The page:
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27.11.2005 Regional News

Speakers unhappy about mounting indiscipline in schools

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Winneba (C/R), Nov. 27, GNA - Speakers at the 56th anniversary of Winneba Secondary School (WINNESEC), on Saturday expressed utter dismay at the mounting indiscipline among students in second cycle institutions in the country.

They have therefore, strongly reminded parents of their responsibility to inculcate high sense of discipline in their wards and stop relinquishing this key responsibility to school authorities.

The speakers were Mr. Yaw Osafo-Maafo, Minister of Education and Sports and Member of Parliament for Oda, Mrs. Gifty Affenyi-Dadzie, Member of Council of State and former President of the Ghana Journalist Association (GJA), and Mr. Herbert Morrison, Managing Partner, Morrison and Associates Tax Consultants.

They maintained that for the nation to achieve better and appreciable socio-economic and spiritual status, the youth needs to be properly and effectively trained to equip them, not only with higher academic qualifications but more importantly, with excellent moral qualities.

Mr. Osafo-Maafo expressed concern that it is now becoming a growing phenomenon that most parents and guardians seemed to have lost complete control over their children in terms of home training and monitoring of their day-to-day movements.

He said that, more often than not, such parents and guardians if requested at certain point in time to tell you where their children had gone, cannot offer you any concrete answer, thus exhibiting their total ignorance about the movements of their own children. This attitude, Mr Osafo-Maafo added, would not help us build a formidable team to run the affairs of the nation in future. "It is about time parents and guardians boldly take up the mantle as key stakeholders in the training of children to give government and authorities of various educational institutions the expected backing in their quest to offer the youth the needed formal training", he added. Mr Osafo-Maafo cautioned students who allow themselves to be wrongfully used by their peers to undermine school authorities, stressing that his ministry had now decided to link examination with discipline to ensure a high standard of comportment and discipline at all examination centres during and after examinations until the last minute of students stay at school campuses. This, the sector Minister further stated, implies that until they left school campuses for their respective homes, any student who misconduct him or herself during and after examination will be made to face the full rigours of the law.

On the Computerised School Selection and Placement System (CSSPS) issue, Mr Osafo-Maafo reiterated Government's determination to maintain the system and improve upon it in the coming years. He said some of the problems the new system encountered had after the introduction had been solved and efforts were being made to resolve those, which will surface later. Mr Osafo-Maafo appealed to all stakeholders in the education sector to intensify their sensitisation activities on the new system to ensure that the people assimilate the importance of the change-over and contribute to its success.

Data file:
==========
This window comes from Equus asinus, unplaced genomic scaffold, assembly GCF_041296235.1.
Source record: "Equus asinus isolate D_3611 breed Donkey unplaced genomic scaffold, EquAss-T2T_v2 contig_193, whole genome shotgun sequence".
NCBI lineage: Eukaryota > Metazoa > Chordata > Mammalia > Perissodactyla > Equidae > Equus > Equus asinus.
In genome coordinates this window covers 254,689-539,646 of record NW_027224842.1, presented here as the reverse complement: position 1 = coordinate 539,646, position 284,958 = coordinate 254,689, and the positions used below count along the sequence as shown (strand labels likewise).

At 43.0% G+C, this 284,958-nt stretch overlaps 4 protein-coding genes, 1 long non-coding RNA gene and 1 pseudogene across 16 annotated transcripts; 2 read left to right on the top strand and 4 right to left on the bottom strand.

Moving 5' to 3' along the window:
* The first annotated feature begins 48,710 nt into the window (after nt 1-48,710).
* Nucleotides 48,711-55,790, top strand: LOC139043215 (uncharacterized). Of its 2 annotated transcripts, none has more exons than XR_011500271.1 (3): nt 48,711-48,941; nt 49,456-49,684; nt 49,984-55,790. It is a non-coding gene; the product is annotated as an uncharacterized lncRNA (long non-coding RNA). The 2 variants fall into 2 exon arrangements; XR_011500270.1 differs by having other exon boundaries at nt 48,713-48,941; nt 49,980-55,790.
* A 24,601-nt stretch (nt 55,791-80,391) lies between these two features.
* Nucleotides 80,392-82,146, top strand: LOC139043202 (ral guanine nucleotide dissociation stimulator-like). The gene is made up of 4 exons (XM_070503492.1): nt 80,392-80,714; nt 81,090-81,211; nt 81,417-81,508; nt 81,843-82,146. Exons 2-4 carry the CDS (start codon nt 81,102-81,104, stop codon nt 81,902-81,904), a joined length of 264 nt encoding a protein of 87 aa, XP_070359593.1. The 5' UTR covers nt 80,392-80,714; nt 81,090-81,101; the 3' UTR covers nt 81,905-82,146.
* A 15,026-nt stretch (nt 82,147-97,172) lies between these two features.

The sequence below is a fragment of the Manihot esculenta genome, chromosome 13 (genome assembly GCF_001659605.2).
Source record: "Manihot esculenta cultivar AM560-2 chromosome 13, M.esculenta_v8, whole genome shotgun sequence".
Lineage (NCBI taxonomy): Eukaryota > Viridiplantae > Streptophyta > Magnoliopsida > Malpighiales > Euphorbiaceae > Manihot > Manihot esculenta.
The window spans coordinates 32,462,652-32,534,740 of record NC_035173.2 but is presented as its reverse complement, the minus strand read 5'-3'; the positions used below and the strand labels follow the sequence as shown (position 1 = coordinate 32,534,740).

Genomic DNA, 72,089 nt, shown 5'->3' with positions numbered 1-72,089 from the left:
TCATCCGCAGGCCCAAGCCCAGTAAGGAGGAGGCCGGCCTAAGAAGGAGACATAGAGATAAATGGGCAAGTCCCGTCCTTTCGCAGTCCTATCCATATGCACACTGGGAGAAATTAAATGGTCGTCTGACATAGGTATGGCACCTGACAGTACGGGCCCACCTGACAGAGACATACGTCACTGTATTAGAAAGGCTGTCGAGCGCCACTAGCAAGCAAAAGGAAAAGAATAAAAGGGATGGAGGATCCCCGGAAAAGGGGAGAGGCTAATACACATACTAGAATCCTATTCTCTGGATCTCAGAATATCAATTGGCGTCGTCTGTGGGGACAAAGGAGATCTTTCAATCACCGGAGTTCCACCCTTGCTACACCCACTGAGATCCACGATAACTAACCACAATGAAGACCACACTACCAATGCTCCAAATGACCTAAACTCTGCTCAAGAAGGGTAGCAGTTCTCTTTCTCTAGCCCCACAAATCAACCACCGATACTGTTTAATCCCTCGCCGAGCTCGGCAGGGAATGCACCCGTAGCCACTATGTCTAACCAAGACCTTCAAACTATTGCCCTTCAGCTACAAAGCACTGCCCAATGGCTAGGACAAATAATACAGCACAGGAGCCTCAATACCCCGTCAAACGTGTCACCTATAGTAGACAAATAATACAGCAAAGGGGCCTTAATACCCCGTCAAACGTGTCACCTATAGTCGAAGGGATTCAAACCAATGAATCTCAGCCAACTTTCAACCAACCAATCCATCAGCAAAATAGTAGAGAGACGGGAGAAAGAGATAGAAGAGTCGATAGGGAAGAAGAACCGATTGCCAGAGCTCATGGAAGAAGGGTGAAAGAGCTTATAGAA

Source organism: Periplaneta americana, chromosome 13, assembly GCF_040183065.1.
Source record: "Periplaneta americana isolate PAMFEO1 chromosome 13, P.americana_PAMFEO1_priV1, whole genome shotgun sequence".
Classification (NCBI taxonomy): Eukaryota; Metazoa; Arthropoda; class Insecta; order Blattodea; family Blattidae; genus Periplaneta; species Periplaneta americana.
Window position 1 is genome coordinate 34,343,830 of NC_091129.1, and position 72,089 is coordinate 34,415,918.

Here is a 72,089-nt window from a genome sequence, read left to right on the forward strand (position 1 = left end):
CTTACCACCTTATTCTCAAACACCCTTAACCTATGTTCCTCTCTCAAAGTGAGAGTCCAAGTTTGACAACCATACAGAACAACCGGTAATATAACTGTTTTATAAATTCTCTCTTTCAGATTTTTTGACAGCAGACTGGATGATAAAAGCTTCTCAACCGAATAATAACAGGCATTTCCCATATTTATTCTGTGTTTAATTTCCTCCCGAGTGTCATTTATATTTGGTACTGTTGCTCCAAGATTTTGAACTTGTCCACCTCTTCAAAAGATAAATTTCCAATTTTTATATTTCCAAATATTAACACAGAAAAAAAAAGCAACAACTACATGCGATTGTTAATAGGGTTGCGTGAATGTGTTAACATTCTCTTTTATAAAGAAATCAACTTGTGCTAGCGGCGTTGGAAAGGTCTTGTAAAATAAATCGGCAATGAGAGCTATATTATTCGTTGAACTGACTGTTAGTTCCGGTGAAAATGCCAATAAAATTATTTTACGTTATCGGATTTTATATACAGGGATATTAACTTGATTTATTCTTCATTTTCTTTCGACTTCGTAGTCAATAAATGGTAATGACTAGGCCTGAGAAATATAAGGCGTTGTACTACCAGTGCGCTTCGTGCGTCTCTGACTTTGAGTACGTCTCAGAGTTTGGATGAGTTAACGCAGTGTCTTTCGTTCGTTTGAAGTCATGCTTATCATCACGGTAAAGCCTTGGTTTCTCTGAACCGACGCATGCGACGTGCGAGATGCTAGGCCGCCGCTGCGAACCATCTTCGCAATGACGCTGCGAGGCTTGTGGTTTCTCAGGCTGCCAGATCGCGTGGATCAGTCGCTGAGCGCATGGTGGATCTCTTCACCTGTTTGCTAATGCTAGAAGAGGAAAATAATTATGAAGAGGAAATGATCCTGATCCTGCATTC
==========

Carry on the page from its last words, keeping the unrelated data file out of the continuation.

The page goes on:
Mr Osafo-Maafo said that the new computerised placement system has chalked up some level of improvement in the candidate placement procedure compared to the manual one.

He said, for instance, in 2004, the number of candidates placed by the manual system was 130,000 students out of 167,000 entrants, while this year, out of the 177,070 entrants, the computerised system was able to enter 154,000 together with some 4,000 students from last year's, making total entrants for this year 158,000.

Mr Osafo-Maafo commended authorities of Winneba Secondary School for converting the bungalow of the Assistant Headmaster of the School into a temporary girls dormitory to enable the institution to cope with the high enrolment of girls brought about by the computerisation system, notwithstanding the acute accommodation problem facing the school. In their annual reports, Mrs Cecilia Kwakye Coffie, Headmistress and Mr Nadiel A. Acheampong, the Senior Prefect of the School enumerated a number of academic and sporting achievements the school recorded during the past year, and promised to worker harder to maintain the standards and improve upon them in the years ahead.

Mrs Coffie, on behalf of the Board of Governors under the chairmanship of Professor Kwesi Yankah of the University of Ghana, Legon, expressed appreciation to all those who have contributed in diverse ways to help in the running of the school for their excellent gesture and called for more of such support. Earlier, the children of the late Alfred Jonas Dowuona-Hammond, Founder of the Winneba Secondary School, on behalf of their 80 year-old mother Mrs Bertha Dowuona-Hammond unveiled a monument they have erected at the front view of the administrative block, with the assistance of the Board Chairman Prof. Kwesi Yankah, Mrs Gifty Affenyi-Dadzie, an old student of the school and a number dignitaries who attended the function.

In addition, Mrs Dowuona-Hammond and her children established a foundation in memory of her late husband towards the promotion of education at WINNESEC with 10 million cedis as seed money. Prizes were distributed to deserving students, staff and workers of the school.

Among those present were the Deputy Minister of Health and Member of Parliament for Effutu, Mr Samuel Owusu-Agyei, Mr Solomon Kwashie Abbam-Quaye, District Chief Executive for Awutu-Effutu-Senya, and the Presiding Member of Awutu-Effutu-Senya District Assembly, Mr Kwesi Esseku.

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